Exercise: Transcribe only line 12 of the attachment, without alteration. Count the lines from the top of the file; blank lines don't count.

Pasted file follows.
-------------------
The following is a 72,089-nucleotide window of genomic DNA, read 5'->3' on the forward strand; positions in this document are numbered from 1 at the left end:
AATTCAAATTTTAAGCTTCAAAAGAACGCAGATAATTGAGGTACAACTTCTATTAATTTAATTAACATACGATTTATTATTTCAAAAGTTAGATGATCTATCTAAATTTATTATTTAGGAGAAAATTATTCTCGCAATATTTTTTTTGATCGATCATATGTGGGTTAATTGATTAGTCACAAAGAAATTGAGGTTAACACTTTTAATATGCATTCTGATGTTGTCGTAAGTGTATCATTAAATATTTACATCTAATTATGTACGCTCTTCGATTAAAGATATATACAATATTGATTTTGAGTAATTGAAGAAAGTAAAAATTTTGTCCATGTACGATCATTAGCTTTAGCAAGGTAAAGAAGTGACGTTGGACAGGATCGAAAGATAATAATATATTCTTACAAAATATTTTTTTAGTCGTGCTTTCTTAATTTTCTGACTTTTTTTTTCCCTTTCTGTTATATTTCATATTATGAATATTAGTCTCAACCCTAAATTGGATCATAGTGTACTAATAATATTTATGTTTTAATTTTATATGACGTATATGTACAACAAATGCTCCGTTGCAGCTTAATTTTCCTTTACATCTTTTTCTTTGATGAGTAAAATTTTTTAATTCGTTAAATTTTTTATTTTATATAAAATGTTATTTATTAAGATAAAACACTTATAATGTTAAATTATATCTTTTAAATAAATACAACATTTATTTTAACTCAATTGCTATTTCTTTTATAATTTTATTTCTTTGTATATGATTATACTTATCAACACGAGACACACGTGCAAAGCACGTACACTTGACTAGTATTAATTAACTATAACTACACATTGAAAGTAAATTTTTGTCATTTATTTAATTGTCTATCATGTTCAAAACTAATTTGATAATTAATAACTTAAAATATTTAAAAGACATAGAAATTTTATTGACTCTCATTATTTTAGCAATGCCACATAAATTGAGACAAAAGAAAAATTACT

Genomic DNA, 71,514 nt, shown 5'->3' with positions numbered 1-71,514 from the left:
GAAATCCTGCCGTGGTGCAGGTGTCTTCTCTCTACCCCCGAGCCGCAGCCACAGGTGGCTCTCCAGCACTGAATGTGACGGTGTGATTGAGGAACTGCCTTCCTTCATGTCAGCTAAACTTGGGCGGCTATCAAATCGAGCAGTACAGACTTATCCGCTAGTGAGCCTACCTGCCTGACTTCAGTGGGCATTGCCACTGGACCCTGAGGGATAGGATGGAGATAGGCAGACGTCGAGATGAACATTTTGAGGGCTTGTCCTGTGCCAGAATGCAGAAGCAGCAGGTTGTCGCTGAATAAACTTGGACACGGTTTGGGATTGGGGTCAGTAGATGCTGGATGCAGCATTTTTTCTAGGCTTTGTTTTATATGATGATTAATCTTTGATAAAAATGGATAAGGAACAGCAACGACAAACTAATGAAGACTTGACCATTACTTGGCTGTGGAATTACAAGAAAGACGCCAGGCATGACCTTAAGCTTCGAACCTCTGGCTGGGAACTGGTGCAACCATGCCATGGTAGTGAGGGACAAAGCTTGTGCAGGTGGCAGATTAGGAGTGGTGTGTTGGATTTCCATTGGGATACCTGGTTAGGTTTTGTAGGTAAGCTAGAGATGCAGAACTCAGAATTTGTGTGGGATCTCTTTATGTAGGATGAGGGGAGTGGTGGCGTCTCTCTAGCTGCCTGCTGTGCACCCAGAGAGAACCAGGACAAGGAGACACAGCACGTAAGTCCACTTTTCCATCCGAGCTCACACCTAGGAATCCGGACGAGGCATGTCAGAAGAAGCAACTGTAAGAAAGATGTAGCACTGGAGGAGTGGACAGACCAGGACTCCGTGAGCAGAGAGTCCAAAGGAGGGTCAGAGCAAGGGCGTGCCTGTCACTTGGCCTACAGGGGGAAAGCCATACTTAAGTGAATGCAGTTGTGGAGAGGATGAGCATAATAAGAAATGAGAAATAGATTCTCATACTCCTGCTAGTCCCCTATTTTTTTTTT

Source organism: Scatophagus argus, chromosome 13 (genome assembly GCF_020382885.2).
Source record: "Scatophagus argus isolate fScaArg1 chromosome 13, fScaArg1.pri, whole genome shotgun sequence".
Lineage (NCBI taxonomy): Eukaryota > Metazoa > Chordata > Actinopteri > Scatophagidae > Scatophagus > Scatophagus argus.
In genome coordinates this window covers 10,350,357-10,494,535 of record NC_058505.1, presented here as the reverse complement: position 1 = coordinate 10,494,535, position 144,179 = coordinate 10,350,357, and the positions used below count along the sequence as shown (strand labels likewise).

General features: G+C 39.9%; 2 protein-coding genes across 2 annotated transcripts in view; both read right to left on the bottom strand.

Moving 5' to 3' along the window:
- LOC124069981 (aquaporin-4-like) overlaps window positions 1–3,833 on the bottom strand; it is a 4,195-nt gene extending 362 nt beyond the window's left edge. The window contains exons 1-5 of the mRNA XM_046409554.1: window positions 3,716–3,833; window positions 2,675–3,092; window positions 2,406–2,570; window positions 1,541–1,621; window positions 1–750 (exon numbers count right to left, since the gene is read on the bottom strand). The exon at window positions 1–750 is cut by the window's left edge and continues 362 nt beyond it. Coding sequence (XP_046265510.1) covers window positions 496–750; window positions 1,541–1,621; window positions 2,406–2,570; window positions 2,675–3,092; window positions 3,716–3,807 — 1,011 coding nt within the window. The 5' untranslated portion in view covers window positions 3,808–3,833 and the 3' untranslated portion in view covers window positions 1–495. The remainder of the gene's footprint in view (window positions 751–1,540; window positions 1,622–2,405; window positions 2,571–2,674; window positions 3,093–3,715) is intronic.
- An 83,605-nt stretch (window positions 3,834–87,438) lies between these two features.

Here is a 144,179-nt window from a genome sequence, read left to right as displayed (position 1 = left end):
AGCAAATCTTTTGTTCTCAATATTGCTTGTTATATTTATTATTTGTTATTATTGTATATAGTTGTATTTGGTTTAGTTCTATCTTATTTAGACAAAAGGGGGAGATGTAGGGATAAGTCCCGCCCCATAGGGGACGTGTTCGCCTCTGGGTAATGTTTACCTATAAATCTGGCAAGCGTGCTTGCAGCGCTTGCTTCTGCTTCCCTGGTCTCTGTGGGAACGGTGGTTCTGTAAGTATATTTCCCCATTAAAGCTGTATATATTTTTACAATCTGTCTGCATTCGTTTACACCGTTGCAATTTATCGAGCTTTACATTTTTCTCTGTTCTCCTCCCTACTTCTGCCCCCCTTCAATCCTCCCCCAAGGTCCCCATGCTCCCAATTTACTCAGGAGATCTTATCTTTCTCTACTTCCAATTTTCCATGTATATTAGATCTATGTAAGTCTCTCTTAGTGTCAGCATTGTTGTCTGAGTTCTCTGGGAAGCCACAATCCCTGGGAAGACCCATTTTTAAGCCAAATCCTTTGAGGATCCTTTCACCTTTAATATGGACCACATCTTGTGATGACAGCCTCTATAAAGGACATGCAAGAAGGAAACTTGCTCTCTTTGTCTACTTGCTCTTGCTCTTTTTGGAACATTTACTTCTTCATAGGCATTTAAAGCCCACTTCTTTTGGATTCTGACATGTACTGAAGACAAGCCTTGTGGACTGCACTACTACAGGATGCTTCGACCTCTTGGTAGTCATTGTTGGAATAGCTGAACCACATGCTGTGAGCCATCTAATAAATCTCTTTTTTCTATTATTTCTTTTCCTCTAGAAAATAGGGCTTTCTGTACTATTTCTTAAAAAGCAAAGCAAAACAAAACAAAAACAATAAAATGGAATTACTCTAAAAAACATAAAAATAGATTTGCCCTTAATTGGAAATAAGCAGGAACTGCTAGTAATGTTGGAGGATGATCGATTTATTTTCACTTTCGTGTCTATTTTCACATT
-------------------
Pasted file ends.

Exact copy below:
- An 83,605-nt stretch (window positions 3,834–87,438) lies between these two features.